What Is Energy?

Physics of Energy

From turning on the lights in your room, to lighting a fire – energy is everywhere. Even if you decide to spend your day lazily watching television on the couch, your body still uses energy. That being said, energy cannot be created or destroyed; it can only be transferred from one form to another. It is therefore clear that energy can exist in many forms, and is necessary for any organism, object or system to operate efficiently.

Centuries ago, scientists thought that energy was a mere philosophical concept describing the occurrence of events, including our emotions. However, since the days of Isaac Newton, energy was seen rather as the “force” behind motion. This was further defined by the mass-energy equivalence, proposed by Albert Einstein, stating that a measured quantity of energy is equivalent to a measured quantity of mass and vice versa. There are many ways to describe and measure energy, but in physics (in SI units), energy is generally measured in Joules – the amount of work done to an object when a force of 1 Newton is applied to move it 1 meter, in terms of mechanical energy.

Mechanical energy can be categorized into two principal groups: kinetic and potential energy. Kinetic energy refers to the energy associated with motion, whereas potential energy refers to energy in terms of position or configuration. The sub-categorization of energy within these two groups is extremely diverse, as both kinetic and potential energy display numerous varieties. Let’s take a closer look at the various types of energies:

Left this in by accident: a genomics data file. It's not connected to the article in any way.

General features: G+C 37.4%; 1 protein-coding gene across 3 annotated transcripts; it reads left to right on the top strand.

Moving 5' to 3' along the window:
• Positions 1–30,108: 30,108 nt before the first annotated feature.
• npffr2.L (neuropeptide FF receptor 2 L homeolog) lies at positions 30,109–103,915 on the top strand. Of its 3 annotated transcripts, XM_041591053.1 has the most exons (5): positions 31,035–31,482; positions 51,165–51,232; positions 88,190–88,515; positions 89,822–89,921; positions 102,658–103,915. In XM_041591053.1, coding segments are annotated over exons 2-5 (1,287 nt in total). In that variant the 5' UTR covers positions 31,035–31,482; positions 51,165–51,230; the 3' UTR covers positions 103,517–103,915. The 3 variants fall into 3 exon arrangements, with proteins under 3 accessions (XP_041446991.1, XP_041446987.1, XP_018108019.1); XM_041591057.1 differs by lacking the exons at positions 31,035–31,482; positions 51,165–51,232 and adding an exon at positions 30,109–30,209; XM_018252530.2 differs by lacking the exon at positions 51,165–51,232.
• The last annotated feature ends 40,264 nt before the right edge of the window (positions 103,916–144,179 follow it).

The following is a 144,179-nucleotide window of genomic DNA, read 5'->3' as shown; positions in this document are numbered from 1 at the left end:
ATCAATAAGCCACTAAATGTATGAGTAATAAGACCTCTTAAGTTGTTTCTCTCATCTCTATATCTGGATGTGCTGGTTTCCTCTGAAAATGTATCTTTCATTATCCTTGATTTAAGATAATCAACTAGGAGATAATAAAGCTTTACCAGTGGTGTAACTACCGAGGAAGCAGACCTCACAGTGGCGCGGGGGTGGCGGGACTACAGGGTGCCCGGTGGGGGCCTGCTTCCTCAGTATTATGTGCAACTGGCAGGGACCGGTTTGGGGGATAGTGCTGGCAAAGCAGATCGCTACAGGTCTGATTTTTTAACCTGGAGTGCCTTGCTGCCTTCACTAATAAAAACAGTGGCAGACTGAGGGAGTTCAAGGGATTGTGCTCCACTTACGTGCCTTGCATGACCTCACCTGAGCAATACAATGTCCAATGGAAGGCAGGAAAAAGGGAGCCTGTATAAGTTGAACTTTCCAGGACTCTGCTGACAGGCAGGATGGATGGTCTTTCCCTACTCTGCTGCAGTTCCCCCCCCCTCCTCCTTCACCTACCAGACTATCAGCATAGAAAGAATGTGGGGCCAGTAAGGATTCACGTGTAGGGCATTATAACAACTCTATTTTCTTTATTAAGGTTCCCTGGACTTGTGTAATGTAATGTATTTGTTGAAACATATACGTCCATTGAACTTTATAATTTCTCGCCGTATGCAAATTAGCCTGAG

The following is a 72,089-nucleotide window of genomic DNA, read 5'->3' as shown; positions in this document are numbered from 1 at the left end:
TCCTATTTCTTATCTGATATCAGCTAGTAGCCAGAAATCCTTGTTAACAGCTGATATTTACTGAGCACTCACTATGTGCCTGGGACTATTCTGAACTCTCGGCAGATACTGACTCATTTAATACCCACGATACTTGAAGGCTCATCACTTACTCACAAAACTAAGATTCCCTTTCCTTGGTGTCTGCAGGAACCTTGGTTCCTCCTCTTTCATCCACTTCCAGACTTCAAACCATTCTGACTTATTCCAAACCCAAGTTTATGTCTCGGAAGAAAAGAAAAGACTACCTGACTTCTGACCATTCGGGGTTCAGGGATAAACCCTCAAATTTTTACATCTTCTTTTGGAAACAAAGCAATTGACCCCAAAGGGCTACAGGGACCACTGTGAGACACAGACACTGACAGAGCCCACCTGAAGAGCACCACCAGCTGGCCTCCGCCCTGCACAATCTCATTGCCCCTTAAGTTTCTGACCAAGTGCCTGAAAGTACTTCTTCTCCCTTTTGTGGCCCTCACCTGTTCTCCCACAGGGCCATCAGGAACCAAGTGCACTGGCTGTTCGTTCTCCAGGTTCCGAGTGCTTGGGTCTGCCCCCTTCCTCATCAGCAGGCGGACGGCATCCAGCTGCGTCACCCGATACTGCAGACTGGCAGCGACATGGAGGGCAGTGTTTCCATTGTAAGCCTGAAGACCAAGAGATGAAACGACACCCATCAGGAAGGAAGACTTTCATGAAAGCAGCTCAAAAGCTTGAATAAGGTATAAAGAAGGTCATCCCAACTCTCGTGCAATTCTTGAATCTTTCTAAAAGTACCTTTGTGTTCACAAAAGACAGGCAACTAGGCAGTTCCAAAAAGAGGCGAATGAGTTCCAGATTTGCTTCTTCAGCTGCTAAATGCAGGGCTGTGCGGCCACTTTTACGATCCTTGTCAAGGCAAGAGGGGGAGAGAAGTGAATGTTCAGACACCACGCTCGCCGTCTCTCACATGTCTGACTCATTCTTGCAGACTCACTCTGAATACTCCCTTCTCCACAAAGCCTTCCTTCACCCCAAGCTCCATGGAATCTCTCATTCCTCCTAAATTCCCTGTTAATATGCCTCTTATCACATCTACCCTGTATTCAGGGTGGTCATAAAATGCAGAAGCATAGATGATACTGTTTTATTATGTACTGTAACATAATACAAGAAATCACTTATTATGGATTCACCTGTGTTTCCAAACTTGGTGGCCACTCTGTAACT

1. Kinetic energy: This is related to the motion of larger, observable by the naked-eye, objects or systems.

2. Thermal energy: Thermal energy refers to the motion of particles, at the microscopic level, that leads to the flow of heat.

3. Electrical energy: Involves the movement of electrical charges such as the lightning.

4. Electromagnetic radiation: The movement and disturbances of waves and oscillations, such as infrared radiation.

5. Gravitational potential energy: This includes mass in any observable position affected by gravity. For example, a ball thrown above the ground.

6. Elastic potential energy: Related to stored energy such as that of a stretched elastic rubber band.

7. Nuclear energy: Nuclear energy can either be those of Nuclear weak or Nuclear strong forces. Strong nuclear energy includes nuclear weapons, whereas weak nuclear energy is limited to concepts such as radioactive decay.

Understanding energy, its forms, and how it is measured is crucial – you have to understand how to calculate the various forms of energy by using the relevant equations taught in the Physics tuition classes, to be able to solve problems in physics as well as ace your exams!